Author : Bhavin Vadera

Expert Speak Raisina Debates
Published on Jun 14, 2023
The adoption of quantum computing technology could prove to be revolutionary for India to reduce its carbon footprint
Importance of quantum computing for reducing carbon emissions Recently, in a major development in the quantum computing field, researchers from the National Energy Technology Laboratory (NETL) and the University of Kentucky conceived an algorithm that promises to significantly advance carbon capture technology, that will help in reducing carbon emissions. This algorithm can be run on existing quantum computers, and therefore, can be widely adopted by other researchers. While it is still early days for quantum computing technology, practical applications like these will definitely spur the continued need for further research and investment in this field.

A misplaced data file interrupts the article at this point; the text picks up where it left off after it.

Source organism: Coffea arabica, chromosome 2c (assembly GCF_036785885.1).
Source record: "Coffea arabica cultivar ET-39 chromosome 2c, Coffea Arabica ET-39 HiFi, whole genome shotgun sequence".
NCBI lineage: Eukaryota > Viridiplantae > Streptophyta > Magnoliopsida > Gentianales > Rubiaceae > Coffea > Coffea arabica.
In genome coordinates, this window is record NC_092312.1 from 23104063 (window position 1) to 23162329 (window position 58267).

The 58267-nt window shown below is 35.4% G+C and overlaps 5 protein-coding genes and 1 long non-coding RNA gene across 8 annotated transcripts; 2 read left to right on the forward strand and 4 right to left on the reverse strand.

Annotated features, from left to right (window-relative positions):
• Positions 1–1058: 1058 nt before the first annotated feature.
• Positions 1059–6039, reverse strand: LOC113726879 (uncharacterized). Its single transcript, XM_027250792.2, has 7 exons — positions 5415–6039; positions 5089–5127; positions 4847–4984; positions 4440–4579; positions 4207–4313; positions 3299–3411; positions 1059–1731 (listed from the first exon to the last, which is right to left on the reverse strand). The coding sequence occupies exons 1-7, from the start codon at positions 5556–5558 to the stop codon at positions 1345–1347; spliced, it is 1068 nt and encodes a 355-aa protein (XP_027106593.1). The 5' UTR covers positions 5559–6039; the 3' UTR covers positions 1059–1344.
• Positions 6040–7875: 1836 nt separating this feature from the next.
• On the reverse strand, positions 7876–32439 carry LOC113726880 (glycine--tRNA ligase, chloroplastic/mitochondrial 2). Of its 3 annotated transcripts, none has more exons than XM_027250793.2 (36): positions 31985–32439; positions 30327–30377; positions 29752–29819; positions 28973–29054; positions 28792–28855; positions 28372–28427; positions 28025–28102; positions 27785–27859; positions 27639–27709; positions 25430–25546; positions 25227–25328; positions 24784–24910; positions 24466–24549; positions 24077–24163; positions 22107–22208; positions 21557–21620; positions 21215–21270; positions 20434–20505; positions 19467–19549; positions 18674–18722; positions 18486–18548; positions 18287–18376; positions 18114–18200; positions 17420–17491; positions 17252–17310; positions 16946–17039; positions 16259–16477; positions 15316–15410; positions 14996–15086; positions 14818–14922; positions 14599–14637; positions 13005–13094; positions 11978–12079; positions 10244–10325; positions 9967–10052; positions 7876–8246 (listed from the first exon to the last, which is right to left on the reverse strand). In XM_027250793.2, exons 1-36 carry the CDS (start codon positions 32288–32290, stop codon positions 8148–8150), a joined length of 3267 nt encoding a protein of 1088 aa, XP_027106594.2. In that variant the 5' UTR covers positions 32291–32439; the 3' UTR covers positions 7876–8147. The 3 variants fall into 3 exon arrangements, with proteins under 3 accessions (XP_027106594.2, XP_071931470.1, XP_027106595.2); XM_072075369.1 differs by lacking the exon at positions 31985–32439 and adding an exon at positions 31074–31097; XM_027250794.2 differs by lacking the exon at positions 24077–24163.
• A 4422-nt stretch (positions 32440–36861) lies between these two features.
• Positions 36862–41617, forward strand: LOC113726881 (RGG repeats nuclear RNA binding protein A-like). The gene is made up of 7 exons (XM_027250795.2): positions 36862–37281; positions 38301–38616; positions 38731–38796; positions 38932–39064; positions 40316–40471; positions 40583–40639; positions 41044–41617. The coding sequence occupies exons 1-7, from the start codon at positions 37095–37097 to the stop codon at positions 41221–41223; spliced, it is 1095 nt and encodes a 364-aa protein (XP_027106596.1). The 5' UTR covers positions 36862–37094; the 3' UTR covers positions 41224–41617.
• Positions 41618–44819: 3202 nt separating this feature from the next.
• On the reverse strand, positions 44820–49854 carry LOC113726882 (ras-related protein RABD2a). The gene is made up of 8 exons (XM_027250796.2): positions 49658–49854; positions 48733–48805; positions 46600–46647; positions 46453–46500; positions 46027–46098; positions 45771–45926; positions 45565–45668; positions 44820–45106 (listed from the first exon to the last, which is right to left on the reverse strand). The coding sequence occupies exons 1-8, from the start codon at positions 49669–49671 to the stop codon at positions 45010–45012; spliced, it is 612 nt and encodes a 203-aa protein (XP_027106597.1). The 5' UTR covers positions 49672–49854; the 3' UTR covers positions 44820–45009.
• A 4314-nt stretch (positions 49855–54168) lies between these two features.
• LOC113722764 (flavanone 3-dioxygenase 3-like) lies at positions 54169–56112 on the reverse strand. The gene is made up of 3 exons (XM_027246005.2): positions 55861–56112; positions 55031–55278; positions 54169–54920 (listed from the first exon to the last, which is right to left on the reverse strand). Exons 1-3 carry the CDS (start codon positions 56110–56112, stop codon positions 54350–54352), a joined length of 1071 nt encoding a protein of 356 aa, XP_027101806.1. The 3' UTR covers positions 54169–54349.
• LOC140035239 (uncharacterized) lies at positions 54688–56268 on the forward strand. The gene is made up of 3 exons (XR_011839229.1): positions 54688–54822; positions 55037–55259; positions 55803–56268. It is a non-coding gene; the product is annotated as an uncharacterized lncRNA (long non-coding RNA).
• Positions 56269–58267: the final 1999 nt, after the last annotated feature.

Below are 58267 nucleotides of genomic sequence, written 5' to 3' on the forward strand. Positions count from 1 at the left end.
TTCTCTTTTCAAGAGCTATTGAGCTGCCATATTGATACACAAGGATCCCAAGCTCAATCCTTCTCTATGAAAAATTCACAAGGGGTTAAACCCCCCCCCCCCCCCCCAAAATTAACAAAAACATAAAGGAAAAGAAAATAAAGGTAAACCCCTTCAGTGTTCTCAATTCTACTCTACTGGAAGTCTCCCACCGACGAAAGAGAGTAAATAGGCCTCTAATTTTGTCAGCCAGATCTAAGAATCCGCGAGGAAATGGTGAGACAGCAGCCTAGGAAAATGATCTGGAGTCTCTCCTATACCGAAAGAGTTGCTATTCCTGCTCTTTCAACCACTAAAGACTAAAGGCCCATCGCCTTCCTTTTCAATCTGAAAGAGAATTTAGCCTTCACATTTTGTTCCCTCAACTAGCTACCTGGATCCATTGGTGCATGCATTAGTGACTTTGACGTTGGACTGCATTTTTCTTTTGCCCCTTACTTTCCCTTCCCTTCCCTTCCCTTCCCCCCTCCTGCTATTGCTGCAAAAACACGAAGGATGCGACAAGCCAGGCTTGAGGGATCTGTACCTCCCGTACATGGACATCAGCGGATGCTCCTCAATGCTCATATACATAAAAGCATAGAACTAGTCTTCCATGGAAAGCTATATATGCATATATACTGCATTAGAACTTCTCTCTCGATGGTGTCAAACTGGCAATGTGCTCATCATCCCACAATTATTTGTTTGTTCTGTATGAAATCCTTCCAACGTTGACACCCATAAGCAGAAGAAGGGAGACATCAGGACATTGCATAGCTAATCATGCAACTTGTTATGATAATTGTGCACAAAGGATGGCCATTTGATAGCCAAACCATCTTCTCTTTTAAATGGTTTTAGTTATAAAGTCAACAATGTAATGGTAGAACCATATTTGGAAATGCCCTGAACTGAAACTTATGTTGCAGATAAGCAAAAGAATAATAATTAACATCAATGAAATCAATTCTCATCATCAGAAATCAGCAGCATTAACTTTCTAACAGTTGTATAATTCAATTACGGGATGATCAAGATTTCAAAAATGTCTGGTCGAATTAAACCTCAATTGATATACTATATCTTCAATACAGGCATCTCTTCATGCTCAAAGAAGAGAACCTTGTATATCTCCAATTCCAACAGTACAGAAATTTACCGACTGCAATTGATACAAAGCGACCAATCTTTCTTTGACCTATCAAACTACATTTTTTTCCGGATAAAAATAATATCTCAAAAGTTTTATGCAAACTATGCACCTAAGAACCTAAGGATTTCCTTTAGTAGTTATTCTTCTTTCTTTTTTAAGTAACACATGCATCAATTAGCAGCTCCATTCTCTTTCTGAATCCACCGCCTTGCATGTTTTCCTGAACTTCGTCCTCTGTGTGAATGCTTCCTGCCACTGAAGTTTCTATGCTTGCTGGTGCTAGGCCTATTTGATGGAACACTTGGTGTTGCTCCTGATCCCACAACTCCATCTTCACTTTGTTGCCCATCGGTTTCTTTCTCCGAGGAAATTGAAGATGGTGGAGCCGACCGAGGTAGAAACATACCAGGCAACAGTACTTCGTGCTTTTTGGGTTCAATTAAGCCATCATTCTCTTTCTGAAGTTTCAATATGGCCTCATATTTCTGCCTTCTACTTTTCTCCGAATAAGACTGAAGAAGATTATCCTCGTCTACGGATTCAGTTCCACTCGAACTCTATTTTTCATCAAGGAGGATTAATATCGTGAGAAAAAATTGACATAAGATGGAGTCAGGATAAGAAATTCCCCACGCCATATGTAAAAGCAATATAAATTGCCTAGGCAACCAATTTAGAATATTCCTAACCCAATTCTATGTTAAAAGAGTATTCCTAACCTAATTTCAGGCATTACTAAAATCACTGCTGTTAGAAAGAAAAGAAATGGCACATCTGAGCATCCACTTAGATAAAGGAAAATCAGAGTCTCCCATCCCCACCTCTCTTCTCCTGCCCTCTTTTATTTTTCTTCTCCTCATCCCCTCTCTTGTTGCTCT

Global warming and carbon capture technology   

Global warming has been a major concern for humankind for a long time. It is primarily caused by increased levels of carbon dioxide (CO2) in the atmosphere due to excessive use of fossil fuels, which is not showing any signs of slowing down. Atmospheric CO2 has risen by almost 50 percent from pre-industrial levels. According to the National Oceanic and Atmospheric Administration, the global surface average for CO2 rose by 2.13 parts per million (ppm) from 415.7 ppm in 2021 to 417.06 ppm in 2022, following the trend set by the preceding decade. This unprecedented level of emissions could turn out to be potentially catastrophic for life on the planet.
A key dimension of this is simulating these chemical reactions computationally, which requires an analysis of their molecular interactions on a quantum scale.